Don't Call It Frisbee: World Ultimate Club Championship Comes To Warren County
In a grassy field under the hot sun at the Lebanon Sports Complex, players from a Spanish team take on their Japanese challengers in The World Ultimate Club Championships, a combination of soccer, football and basketball played with a disc. The event—which has 128 teams from 36 countries competing—is expected to generate $4 million dollars in economic impact for Warren County this week.
Josh Levin brought his team, Disco Sour, from Chile. He started playing in Toledo and then moved to South America. He says the Chilean team is not as advanced as some of the teams in the U.S., where the sport started 50 years ago.
"We're getting to the point that even at the college level, a lot of these kids playing have already been playing for six or seven years," he says.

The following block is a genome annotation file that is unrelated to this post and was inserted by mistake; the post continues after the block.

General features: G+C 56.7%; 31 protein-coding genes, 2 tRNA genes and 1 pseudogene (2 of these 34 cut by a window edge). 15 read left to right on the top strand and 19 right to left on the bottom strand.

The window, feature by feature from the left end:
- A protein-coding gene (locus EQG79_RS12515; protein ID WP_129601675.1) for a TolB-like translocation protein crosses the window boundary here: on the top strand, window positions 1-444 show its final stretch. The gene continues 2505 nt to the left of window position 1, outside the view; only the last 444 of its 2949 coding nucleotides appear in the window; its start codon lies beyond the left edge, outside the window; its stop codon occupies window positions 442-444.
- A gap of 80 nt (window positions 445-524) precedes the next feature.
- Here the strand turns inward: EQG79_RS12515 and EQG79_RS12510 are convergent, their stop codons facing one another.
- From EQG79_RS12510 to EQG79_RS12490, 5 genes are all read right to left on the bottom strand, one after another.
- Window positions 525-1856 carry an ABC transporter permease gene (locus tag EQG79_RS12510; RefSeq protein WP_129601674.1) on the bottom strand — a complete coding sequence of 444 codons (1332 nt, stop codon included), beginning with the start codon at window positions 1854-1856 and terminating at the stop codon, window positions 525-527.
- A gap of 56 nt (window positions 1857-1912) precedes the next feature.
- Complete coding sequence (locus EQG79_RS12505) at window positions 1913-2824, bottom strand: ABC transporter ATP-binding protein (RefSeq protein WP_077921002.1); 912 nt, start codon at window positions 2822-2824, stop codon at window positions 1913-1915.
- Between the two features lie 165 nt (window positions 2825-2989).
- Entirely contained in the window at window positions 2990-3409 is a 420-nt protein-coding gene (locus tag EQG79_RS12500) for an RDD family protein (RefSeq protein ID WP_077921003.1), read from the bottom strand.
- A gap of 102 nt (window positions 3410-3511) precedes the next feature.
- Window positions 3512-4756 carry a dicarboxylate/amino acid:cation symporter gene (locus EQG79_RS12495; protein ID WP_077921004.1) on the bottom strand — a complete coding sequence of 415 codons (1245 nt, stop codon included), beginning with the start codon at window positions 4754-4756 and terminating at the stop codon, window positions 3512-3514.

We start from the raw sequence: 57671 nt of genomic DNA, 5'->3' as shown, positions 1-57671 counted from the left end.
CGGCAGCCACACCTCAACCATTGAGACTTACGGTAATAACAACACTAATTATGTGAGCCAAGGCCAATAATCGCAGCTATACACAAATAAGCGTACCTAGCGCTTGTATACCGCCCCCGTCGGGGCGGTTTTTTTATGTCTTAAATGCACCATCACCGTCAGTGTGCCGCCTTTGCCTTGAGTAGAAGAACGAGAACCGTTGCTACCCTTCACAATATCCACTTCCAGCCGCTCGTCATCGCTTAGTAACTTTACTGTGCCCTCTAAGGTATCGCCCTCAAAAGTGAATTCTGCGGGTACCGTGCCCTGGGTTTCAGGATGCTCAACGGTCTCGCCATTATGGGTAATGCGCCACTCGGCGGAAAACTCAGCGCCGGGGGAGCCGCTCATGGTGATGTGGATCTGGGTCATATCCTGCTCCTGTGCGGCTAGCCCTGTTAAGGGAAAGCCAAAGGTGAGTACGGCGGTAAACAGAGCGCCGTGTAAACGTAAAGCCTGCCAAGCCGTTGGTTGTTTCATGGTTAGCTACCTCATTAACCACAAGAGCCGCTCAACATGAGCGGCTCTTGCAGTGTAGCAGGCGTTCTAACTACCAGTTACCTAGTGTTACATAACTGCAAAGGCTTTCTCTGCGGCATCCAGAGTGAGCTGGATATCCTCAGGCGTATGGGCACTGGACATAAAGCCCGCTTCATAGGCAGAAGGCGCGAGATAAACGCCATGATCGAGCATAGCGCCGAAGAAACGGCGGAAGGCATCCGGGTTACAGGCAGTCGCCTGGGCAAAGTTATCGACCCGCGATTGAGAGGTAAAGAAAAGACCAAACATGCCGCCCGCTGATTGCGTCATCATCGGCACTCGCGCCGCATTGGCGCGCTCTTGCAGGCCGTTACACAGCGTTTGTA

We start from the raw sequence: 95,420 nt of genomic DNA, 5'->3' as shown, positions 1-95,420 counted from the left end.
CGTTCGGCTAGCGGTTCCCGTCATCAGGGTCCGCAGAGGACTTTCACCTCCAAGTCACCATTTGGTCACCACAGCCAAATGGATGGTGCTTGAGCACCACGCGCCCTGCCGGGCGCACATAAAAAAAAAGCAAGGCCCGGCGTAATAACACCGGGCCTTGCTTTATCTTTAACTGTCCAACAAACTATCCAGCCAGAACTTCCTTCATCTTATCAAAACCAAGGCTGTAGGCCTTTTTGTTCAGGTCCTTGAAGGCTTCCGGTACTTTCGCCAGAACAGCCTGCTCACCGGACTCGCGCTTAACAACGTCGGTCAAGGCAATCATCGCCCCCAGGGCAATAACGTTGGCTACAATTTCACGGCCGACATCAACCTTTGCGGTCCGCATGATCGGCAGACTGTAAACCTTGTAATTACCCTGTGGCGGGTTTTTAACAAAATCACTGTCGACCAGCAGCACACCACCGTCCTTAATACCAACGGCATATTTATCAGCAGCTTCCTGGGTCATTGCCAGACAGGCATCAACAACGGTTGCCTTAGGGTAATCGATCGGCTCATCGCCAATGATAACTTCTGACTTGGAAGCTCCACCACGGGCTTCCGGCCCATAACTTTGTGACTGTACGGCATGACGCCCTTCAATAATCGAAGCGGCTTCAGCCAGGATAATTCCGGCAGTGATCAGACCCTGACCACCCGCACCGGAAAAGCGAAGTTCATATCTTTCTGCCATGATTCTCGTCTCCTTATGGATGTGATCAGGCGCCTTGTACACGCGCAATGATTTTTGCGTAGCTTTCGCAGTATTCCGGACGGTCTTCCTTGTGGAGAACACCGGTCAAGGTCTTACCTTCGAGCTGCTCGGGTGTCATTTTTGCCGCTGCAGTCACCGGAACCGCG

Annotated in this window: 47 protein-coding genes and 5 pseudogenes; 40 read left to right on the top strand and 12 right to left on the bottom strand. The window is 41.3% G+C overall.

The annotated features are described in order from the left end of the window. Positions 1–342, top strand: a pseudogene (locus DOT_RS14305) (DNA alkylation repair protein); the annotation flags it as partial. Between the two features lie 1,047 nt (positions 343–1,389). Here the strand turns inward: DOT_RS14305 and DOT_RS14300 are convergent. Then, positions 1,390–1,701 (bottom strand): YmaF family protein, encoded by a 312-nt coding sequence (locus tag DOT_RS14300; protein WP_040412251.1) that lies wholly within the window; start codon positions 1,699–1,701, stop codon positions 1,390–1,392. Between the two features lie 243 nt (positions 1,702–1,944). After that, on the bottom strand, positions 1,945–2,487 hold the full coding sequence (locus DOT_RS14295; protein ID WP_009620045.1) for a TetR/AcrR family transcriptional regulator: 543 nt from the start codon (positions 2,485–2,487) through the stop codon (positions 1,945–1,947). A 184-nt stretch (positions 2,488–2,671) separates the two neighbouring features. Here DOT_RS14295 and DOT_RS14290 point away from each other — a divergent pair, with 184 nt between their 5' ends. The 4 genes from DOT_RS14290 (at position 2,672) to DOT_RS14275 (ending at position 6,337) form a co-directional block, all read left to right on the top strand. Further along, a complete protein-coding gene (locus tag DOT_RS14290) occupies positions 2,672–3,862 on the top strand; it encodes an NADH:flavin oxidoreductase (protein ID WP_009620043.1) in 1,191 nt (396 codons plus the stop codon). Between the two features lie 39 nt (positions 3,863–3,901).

Levin likes the sense of community that Ultimate builds. So does the tournament's Kelsey Gibboney. "Ultimate is a self-officiated sport, so there are no referrees or anybody making calls on the field except players," she says. "So the power that it gives players on the field often builds into their life and gives them more confidence to do things."
Twelve-year-old Hunter Gerth was familiar with the game but wanted to see people play who are really good at it. "I saw it in the newspaper, it was kind of like a dream, I always wanted to see professional people play it."
Games are at the Lebanon Sports Complex this week from 9 a.m. until 7 p.m. The finals are at Mason High School Saturday.
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